be determined based on the company's specific needs in order to be
input to the model. Interest Factor
The "interest factor" is a term added to include the cost of capital;
that is, the interest incurred throughout the repayment of the loan.
The write-off time is simply a time period over which the capital cost
of the equipment is to be recovered. This would typically be the length
of the loan taken out to pay for the equipment.
The load factor is used to represent how effectively the equipment is
used. It can account for things such as breakdowns, scheduled downtimes
(for maintenance etc.), and the possibility that the equipment is used
on several product lines rather than dedicated to the production run
being estimated. This actual number can be difficult to estimate,
especially in the early product design stages, as there are many
uncertainties associated with running a production line. This number
can be conservatively estimated based on historical data, or using more
sophisticated means such as discrete event simulation.
Plant Floor Space Costs
Since the entire production line will be taking up space in some
manufacturing plant, a rather significant cost is incurred as a result.
This is because it simply costs money to rent and maintain facilities.
Bulky molding machines take up precious floor space that could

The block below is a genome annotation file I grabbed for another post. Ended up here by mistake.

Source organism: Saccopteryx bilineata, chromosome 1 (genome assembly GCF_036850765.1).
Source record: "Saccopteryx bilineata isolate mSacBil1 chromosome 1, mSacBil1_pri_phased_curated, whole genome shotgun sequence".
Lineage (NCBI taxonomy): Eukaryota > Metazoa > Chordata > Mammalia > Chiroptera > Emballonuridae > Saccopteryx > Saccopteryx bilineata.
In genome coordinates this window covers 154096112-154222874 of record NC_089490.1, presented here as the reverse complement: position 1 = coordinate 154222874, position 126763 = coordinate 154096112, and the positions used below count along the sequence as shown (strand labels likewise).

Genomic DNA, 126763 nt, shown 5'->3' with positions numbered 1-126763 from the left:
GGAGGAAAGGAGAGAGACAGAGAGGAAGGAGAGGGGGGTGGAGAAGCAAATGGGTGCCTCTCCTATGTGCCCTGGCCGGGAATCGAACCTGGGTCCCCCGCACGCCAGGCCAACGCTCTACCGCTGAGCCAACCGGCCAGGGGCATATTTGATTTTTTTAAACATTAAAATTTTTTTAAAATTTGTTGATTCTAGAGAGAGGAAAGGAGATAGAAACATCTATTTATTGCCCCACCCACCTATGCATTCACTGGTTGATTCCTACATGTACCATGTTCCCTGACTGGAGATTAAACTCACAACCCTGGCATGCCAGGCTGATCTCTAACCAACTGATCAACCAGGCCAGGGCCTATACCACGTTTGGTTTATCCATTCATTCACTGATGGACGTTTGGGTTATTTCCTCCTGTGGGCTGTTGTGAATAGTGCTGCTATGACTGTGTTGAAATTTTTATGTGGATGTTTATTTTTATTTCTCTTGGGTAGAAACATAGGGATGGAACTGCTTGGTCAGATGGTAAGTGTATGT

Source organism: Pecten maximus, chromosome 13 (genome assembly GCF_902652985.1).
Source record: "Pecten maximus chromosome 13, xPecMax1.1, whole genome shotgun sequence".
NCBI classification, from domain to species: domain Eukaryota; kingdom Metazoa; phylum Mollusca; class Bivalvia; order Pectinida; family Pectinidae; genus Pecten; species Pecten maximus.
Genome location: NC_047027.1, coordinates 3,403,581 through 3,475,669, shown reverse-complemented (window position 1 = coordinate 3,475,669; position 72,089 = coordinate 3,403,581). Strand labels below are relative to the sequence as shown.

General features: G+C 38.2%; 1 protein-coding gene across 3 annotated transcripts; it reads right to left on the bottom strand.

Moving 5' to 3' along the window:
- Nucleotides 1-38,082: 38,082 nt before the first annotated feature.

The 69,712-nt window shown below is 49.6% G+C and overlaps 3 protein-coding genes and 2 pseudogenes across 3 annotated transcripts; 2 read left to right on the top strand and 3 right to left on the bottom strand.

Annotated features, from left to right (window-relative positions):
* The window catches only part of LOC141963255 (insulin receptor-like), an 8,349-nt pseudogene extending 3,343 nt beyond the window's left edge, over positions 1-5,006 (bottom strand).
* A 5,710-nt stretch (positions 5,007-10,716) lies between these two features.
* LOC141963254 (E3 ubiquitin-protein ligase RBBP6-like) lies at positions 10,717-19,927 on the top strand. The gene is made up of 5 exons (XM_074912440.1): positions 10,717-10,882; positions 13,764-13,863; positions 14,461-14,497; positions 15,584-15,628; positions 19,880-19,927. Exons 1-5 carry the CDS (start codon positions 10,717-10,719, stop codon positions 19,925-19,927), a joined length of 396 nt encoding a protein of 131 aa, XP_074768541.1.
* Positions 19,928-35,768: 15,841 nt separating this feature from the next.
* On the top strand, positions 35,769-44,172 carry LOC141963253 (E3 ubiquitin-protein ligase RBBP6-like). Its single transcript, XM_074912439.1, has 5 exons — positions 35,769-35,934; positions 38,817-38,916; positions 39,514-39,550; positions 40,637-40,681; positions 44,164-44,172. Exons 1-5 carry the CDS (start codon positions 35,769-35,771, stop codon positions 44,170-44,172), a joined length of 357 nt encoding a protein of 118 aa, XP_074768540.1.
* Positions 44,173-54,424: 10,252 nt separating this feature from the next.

otherwise be used on other production lines or as storage room. While
this cost could be absorbed into the basic overhead as with several
other factors, it may be independently considered here for greater
emphasis and ease of calculation.
Floor Space Used by Production Lines
The total floor space is the sum of all the space used by every station
in the production line, including molding machines (and their
associated auxiliary equipment), assembly stations, and packaging
stations. Here it makes sense to emphasize the significant difference
in floor space usage between the two process variants; that is, the
fact that SMM&A requires two machines and an assembly station,
whereas MMM requires only one (although usually larger) machine. This
difference could significantly affect the relative costs between the
two processes. It should be noted that the footprint of the MMM machine
is highly dependent on the layout of the injection units. 3D views of
these same layouts are shown below in Figure 3 for quick reference.
Hourly Cost of Space
The hourly cost of space must be determined based on the cost of
renting the entire manufacturing facility as well as other factors such
as upkeep. These values are company-specific and should be readily
calculated based on historical data.